In both the U.S. and Europe, there is significant pressure both at the top and bottom ends of the middle market. As a result, we’re seeing potentially attractive value today in the more traditional, true middle market.
Market participants have been trying to call the end of this credit cycle for years. And while the end still might not be imminent, late-cycle behavior has become apparent in parts of the private credit market. Specifically, as more managers have raised larger and larger funds, there is more capital chasing deals in the space—especially for the very largest transactions in the upper middle market. Additionally, as the popularity of unitranche—essentially a hybrid between senior and mezzanine debt—has increased and leverage has continued to rise, some market dynamics have become distorted. Most notably, the spread paid to investors for taking increased risk has tightened relative to historical levels.
As a result of this, we have witnessed some instances in which deep first-lien debt has a much higher risk profile than is typical of traditional senior debt. In fact, in many cases, these highly leveraged first-lien deals—often marketed as senior debt—represent something more akin to “mequity” risk—or mezzanine/equity risk—given the deep leverage and often high level of execution risk in converting adjustments to cash.
Ultimately, we do not believe that credit spreads in many of these transactions are providing adequate compensation for the junior capital type of risks that are inherent in these structures.
There is an interesting dynamic playing out in private credit today, both in the U.S. and in Europe. Essentially, there is significant pressure both at the top and bottom ends of the middle market. As a result, and as we discussed in detail in a recent podcast, we see the most attractive value today in the more traditional, true middle market—in essence, boring is beautiful. Within this space, we see particular value in traditional first lien senior structures that are backed by junior capital, where the potential return relative to the amount of leverage looks more attractive, in our view, relative to more highly leveraged deals.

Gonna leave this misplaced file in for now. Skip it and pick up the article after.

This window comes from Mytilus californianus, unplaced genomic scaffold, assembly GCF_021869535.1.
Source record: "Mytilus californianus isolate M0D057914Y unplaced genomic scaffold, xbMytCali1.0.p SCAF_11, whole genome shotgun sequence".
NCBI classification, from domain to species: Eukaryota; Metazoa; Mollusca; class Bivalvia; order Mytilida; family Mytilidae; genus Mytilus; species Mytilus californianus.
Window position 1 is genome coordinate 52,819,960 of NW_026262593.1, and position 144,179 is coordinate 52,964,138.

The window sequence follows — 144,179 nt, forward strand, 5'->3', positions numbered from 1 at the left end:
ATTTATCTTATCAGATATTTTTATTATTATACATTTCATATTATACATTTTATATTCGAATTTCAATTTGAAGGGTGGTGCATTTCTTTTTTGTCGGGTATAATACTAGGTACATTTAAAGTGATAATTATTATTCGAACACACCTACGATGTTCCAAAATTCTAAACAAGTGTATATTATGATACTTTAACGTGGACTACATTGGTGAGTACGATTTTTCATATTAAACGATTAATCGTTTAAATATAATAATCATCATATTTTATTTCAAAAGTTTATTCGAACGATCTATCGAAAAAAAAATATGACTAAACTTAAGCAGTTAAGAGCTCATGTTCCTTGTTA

In Europe, we see a potentially attractive opportunity in first lien debt with no junior capital behind it. This type of debt, on average, tends to exhibit lower leverage relative to the U.S. market, with attractive yield per turn of leverage—a critical component of evaluating true risk-adjusted return.
“… highly leveraged first-lien deals, often marketed as senior debt, represent something more akin to “mequity” risk—or mezzanine/equity risk—given the deep leverage and often high level of execution risk in converting adjustments to cash.”
The strong fundraising environment in recent years has encouraged managers to move up in the market and raise bigger funds. Because these managers still need to deploy capital over a specific period of time, typically two or three years, it can be more efficient to ramp these vehicles with larger investments in upper middle market companies than to try and find enough smaller, more traditional middle market investment opportunities. You could argue that makes some sense in terms of efficiency, but in our view, it has introduced significant style drift.
In fact, the willingness to invest in these larger deals has actually blurred the lines with the broadly syndicated loan market—resulting in private market transactions with loose covenants and weaker structural protections. While this isn’t necessarily a bad thing in the more liquid broadly syndicated market, it is more troubling in the private lending space, where the ability to sell out of a deal is, at best, very limited. In the context of today’s late-cycle environment, one bold prediction going into 2020 is that this type of strategy—even if it looks somewhat attractive in the short-term—will not prove beneficial longer-term, particularly if the economy takes a turn for the worse and we start to see an increase in defaults.
This commentary is provided for informational purposes only and should not be construed as investment advice. The opinions or forecasts contained herein reflect the subjective judgments and assumptions of the investment professional and do not necessarily reflect the views of Barings, LLC, or any portfolio manager. Investment recommendations may be inconsistent with these opinions. There can be no assurance that developments will transpire as forecasted and actual results will be different. We believe the information, including that obtained from outside sources, to be correct, but we cannot guarantee its accuracy. The information is subject to change at any time without notice.